Hampshire and shale gas
Southern England is underlain by two sedimentary basins in which oil and gas have previously been discovered;
the western Wessex Basin
Location and principal features of the Wessex Basin (Fig.2.1 from DECC, The hydrocarbon prospectivity of Britain’s onshore basins, 2010 with permission)
and the eastern Weald Basin.
Location and principal features of the Weald Basin (Fig.3.1 from DECC, The hydrocarbon prospectivity of Britain’s onshore basins, 2010 with permission)
The target of shale gas exploration in the Wessex Basin (which underlies Hampshire) are the bituminous shales of the Kimmeridge Clay formation of Upper Jurassic age, in places 500-600m thick, where they have been buried to a depth where temperature and pressure were sufficient to turn the organic carbon into gas.
The Department of Energy and Climate Change (DECC) issues Petroleum Exploration and Development Licences (PEDL). A map of onshore areas currently under licence is available here. Detailed licence information is available here. New PEDLs are issued every few years, with public consultation on the next (14th) licensing round expected in late 2013.
An operator who already holds a PEDL must obtain planning permission before drilling can start. The government has recently (September 2013) proposed a series of measures to simplify and streamline the arrangements for making and determining planning applications in England. Hampshire County Council (HCC) is the Minerals Planning Authority for Hampshire in partnership with Southampton City Council, Portsmouth City Council, New Forest National Park and the South Downs National Park. In a letter from HCC dated 5 June 2013, WinACC was told that ‘At present we have no such [shale gas] applications and I assure you that proper consideration would be given to any application, and appropriate consultation with statutory consultees and other interested parties would be undertaken ahead of any planning decision. Any application would be considered on a case by case basis, within the prevailing overall national and local planning policy framework.’ The statutory consultees referred to would include the Environment Agency who state that ‘Any operator who wishes to explore for shale gas using deep drilling and high volume hydraulic fracturing will be regulated under the Environmental Permitting (England and Wales) Regulations 2010.’ Other consultees (for Hampshire) would include Natural England and the Health Protection Agency. Operators must also notify and engage with DECC on the plans for the borehole and with the Health and Safety Executive (HSE) to ensure health and safety at the workplace. DECC provides operators with the final consent for hydraulic fracturing, once all other permits and permissions are in place.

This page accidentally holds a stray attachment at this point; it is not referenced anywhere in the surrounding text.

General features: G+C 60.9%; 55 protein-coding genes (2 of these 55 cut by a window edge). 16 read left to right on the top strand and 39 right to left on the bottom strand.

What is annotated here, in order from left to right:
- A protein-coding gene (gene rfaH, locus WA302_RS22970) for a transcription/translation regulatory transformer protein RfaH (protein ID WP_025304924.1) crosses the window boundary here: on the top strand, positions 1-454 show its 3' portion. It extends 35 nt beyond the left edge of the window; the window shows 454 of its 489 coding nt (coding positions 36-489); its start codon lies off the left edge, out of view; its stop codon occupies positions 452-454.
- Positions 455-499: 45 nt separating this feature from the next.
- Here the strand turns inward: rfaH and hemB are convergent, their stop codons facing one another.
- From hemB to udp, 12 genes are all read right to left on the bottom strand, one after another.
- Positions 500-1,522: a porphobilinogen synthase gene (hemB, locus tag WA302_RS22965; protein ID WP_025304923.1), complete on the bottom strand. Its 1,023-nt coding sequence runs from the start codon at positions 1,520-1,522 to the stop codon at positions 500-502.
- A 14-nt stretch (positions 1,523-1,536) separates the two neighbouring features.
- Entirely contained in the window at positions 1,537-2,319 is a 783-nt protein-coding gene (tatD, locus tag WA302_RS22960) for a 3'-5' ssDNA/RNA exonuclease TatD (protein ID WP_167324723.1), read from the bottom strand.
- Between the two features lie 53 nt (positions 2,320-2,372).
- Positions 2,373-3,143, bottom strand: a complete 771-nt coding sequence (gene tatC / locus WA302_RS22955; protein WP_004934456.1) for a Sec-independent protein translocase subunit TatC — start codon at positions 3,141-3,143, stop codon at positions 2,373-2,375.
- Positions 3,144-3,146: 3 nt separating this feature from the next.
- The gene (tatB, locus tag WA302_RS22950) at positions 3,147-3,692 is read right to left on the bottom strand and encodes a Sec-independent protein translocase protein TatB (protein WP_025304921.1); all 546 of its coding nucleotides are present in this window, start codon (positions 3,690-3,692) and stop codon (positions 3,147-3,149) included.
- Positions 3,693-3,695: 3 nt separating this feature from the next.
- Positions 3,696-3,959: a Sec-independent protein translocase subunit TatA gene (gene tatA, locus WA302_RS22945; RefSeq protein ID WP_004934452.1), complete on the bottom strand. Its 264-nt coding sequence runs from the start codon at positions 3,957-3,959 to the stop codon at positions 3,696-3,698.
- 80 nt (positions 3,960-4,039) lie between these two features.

Further information can be found at:
Last updated Dec 2013